Sun, Jul 23, 2017 4:43 pm
Setting the default application for a file extension in Windows 10
When you click on a file in Microsoft Windows, the operating system opens the
file with whatever application, if any, that has been set as the default
application to open files with the
filename extension on the file. The file extension is a dot at the end of
the file name followed by a sequence of other characters, often 3 characters,
e.g. for myfile.doc, the extension is .doc. If some program has changed the
default setting on a file type so that it now opens files with the relevant
extension, but you want to revert to the application that previously opened
those types of files, you can do so on a Microsoft Windows 10 system by taking
the following steps:
- Right-click on the Windows Start button, usually in the lower, left-h
and corner of the screen, then click on Settings.
- From the Settings window, click on Apps.
- Click on Default apps.
- In the Default apps window, scroll down until you see Choose
default apps by file type and click on that text.
- Scroll down the list of file types until you see the one for which you wish
to change the default application, e.g., .doc.
- Click on the the icon for the current default application shown to the
right of the file type. You will then be able to choose another application to
become the default application for opening files of that type, e.g., Microsoft
Word for .doc files.
- You can then close the Settings window by clicking on the
"X" at the upper, right-hand corner of the window.
[ More Info ]
Sat, Jul 01, 2017 9:38 pm
Check the scheduled backup for the Windows 10 backup program
You can check the schedule for backups with the backup program that is included
with Windows 10 by taking the following steps:
- Right-click on the Windows Start button.
- Select Control Panel.
- Select System and Security.
- Double-click on Backup and Restore (Windows 7).
You will see the scheduled backup dates in the "Schedule" line, e.g.,
"Every Sunday at 2:00 AM."
[ More Info ]
Fri, May 26, 2017 8:38 pm
Burning an ISO file to a disc under Windows 10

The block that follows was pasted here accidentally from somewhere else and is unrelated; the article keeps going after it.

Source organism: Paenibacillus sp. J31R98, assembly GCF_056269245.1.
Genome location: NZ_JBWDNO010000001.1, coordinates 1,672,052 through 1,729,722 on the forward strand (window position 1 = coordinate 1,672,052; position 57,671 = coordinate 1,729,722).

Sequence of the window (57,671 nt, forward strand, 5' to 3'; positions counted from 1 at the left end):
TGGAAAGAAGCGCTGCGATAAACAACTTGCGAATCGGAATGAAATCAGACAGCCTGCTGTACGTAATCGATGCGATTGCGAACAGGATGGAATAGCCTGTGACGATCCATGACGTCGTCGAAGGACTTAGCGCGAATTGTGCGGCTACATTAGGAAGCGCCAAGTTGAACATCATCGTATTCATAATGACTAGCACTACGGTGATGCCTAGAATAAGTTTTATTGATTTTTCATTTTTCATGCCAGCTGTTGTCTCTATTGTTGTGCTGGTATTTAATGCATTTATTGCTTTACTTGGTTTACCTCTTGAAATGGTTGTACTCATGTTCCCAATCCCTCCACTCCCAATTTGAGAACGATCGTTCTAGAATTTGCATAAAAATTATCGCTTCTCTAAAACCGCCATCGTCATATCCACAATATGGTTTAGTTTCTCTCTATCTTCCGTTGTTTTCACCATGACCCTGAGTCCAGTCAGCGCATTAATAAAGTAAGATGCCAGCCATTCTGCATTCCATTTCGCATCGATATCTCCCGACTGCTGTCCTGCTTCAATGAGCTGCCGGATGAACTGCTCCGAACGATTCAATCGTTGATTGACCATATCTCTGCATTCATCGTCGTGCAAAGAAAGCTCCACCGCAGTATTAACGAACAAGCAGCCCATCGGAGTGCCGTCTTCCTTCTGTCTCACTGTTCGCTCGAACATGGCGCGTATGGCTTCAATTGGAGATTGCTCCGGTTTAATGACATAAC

To burn an
ISO image file to a disc under Windows 10 using capabilities built into
the operating system, click on the .iso file in Windows
Explorer to highlight it. You will then see Disc Image Tools appear
at the top of the window with Manage below it.
Click on Manage. You will then see options to Mount or
Click on Burn. A Windows Disc Image Burner window will
appear where you can select the disc burner device, if there is more than
one in the system. Click on the Burn button to burn the iso file to
a CD or DVD.
When the .iso file has been burned to a disc, you should see a
"The disc image has been successfully burned to disc" message and
the disc should be ejected from the drive.
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Mon, Apr 10, 2017 8:37 pm
Somone else is still using this PC
I connected remotely to a Microsoft Windows 10 system using the
Remote Desktop Protocol (RDP). I updated some software on the system which
required a reboot, so I clicked on the Windows Start button and chose to
restart the system, however I saw the message "Someone else is still using
this PC. If you restart now, they could lose unsaved work." There was a
"Restart anyway" button, but, since it was late on a Sunday night, I didn't
think anyone else should be accessing the system.
[ More Info ]
Tue, Mar 14, 2017 8:51 pm
Adding the SNMP service to a Windows 10 system
You can check on whether the
Management Protocol (SNMP) service has already been added to a Microsoft
system by opening a Services window and scrolling through the list
of services to see if SNMP is present. You can open a Services window
to check the list of installed
services by typing
services in the
Cortana "Ask me anything" field and hitting Enter. The best
match shown should be "Services Desktop app". You can click on it to see
the list of
If you see SNMP Trap, but not SNMP Service, you will need
to add the service. The process for adding it is similar to the process of
adding support for SNMP under
[ More Info ]
Fri, Mar 03, 2017 10:50 pm
Data loss provided by Microsoft's security "feature"
I was reminded tonight why one should avoid using Microsoft's latest
desktop operating system, Windows 10, for any critical system. I had
postponed some work on a Microsoft Windows 10 system that I was connected
to by a Remote Desktop Protocol (RDP)
connection. I had been working
on the system a few days ago and returned to using the connection this
evening only to see the system was going to reboot in a few minutes for
an automatic update. I often have many applications and windows open at
once and I knew there wasn't enough time for me to save all of my work,
but I thought, even though I only had a few minutes remaining until the
forced reboot, that I could at least postpone the reboot until tomorrow evening
using the steps at
Changing the time for a Windows 10 automatic restart
that I've used before
to postpone the forced reboot due to a software update. However, tonight
when I got to the Windows Update settings window where a "Restart
now" button appears, I was not able to click on "Change active hours"
because that option did not appear under the "Restart now" button. I
frantically tried to find another alternative. I thought, perhaps,
I could hibernate the system to save the work in progress, but it was
too late; the system rebooted and I lost all of the work in progress,
much of which I'll be unable to recreate, since it had been several days